Sex Pistol's Johnny Rotten claims BBC banned him over Savile remarks

Sex Pistol's Johnny Rotten claims BBC banned him over Savile remarks

JOHN Lydon, aka Johnny Rotten, has claimed that he was banned from the BBC after speaking out against Jimmy Savile.

On Piers Morgan's Life Stories, the  Sex Pistols front man said that during a 1978 interview he claimed Savile was “into all sorts of seediness. We all know about it but we’re not allowed to talk about it. I know some rumours.”

Lydon said to Morgan: “Weren’t [sic] I right? I think most kids wanted to go on Top of the Pops but we all knew what that cigar muncher was up to.”

But because of the remarks he was, he claims, banned from further appearances on the BBC.

Lydon told Piers Morgan: “I’m very, very bitter that the likes of Savile and the rest of them were allowed to continue. I did my bit, I said what I had to. But they didn’t air that.”

He added: “I found myself banned from BBC radio for quite a while, for my contentious behaviour. They wouldn’t state this directly; there’d be other excuses.”

Lydon also told Piers Morgan where his nickname had come from — apparently it was a reference to his poor dental health, from his band mate in the Sex Pistols, Steve Jones.

"Bad teeth," he said. "In my childhood, the only time I saw a toothbrush used was my dad cleaning boots. There was bits missing, in my teeth, all cracked up, I'd avoid the dentist."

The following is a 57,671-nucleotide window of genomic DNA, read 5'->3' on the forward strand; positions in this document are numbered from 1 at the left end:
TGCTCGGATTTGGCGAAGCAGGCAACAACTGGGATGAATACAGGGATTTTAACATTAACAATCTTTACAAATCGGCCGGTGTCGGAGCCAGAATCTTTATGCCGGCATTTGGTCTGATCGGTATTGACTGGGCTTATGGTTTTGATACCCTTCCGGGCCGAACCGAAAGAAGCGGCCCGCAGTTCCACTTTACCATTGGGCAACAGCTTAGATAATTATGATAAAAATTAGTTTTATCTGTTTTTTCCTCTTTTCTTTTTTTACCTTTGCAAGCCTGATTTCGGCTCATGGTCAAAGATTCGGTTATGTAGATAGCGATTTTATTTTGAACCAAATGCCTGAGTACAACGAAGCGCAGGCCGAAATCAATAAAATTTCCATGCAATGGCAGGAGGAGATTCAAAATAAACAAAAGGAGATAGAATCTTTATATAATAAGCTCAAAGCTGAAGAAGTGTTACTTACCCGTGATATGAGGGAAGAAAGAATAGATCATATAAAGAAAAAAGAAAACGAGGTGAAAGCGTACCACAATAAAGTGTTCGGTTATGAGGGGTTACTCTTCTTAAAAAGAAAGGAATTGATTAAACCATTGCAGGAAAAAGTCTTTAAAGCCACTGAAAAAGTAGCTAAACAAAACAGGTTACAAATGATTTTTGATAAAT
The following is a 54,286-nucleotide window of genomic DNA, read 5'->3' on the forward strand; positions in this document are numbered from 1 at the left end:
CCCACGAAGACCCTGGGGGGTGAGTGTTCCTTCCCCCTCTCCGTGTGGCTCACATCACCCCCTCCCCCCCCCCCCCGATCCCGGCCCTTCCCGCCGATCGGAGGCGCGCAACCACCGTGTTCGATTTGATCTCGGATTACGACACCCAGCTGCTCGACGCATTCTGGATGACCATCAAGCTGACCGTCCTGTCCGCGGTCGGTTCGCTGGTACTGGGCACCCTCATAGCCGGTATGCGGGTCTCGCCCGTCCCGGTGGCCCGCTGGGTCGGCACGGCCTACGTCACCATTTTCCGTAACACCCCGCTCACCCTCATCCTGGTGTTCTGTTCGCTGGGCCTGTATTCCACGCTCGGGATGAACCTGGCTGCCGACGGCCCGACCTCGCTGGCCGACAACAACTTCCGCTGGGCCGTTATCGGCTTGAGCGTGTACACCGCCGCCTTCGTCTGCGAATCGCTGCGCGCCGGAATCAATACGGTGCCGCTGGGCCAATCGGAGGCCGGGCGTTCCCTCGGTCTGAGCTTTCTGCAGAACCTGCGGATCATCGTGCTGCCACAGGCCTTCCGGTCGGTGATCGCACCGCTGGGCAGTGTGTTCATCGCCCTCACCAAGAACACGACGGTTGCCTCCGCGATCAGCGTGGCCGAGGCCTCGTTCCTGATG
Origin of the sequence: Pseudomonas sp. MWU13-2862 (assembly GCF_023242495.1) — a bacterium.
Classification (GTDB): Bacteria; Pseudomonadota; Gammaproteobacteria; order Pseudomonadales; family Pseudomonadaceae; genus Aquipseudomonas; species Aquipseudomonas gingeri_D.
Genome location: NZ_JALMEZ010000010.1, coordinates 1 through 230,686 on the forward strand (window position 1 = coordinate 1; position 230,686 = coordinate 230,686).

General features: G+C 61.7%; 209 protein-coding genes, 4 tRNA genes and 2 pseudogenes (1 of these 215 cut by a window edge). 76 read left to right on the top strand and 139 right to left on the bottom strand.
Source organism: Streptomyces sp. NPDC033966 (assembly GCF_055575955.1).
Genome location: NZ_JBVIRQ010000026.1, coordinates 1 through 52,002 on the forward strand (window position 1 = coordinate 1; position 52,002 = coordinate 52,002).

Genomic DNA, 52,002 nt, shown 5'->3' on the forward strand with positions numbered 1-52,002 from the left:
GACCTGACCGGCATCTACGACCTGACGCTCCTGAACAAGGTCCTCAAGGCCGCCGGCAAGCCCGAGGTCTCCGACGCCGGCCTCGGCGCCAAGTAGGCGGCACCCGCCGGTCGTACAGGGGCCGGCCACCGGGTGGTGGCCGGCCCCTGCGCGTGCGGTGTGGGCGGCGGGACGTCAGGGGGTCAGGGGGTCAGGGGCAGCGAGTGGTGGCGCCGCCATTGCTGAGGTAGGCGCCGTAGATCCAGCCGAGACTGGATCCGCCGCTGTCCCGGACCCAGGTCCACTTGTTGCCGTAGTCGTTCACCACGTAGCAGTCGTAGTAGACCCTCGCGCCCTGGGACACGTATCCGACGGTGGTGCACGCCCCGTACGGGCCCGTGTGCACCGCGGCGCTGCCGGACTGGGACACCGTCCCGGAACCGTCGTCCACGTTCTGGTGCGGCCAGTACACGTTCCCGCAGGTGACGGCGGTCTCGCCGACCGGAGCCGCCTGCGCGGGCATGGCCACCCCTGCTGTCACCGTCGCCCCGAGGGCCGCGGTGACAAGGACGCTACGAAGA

The Sex Pistols were formed in 1975 and are credited with kick-starting the entire punk movement. Before the ban over the Savile comments, the band had already achieved notoriety for one television appearance — on  Thames Television's Today show.

The expletive-filled interview with Bill Grundy — during which the band swore at the presenter, calling him “a dirty old f*****” — effectively ended Grundy's career, but helped boost the Sex Pistols’ notoriety.

In 1977 their single God Save the Queen was banned from the BBC airwaves.

Lydon was born in north London to Irish parents, and as a child spent his summer holidays in Co. Cork, his mother's home. He continues to travel on an Irish passport.

In an interview in 2004 the singer revealed that, along with his wife Nora, he had been booked on Pan Am flight 103 which blew up over Lockerbie in 1988.

But the couple missed the flight because Nora took too long packing.

Piers Morgan's Life Stories: John Lydon airs on ITV at 9pm on Friday, September 25.